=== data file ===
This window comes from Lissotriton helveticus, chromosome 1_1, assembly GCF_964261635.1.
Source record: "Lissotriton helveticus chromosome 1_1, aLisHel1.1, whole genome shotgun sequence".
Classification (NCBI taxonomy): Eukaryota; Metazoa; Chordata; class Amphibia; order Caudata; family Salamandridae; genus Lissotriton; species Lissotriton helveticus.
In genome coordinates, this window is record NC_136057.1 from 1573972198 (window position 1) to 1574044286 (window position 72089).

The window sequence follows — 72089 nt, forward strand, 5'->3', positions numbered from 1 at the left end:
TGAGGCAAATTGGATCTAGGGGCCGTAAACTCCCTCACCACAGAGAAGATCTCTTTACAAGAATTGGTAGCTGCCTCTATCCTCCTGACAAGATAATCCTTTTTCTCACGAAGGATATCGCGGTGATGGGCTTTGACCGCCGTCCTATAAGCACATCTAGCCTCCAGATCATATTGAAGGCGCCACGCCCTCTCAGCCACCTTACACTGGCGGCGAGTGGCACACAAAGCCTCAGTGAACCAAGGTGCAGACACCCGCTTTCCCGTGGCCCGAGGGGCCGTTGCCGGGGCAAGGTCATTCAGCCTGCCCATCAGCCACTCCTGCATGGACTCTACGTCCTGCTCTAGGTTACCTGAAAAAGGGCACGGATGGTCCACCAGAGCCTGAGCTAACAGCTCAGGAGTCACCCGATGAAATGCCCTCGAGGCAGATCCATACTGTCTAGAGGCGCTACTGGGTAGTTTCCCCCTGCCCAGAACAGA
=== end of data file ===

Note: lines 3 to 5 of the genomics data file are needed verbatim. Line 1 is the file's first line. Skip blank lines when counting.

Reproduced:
Classification (NCBI taxonomy): Eukaryota; Metazoa; Chordata; class Amphibia; order Caudata; family Salamandridae; genus Lissotriton; species Lissotriton helveticus.
In genome coordinates, this window is record NC_136057.1 from 1573972198 (window position 1) to 1574044286 (window position 72089).

The window sequence follows — 72089 nt, forward strand, 5'->3', positions numbered from 1 at the left end: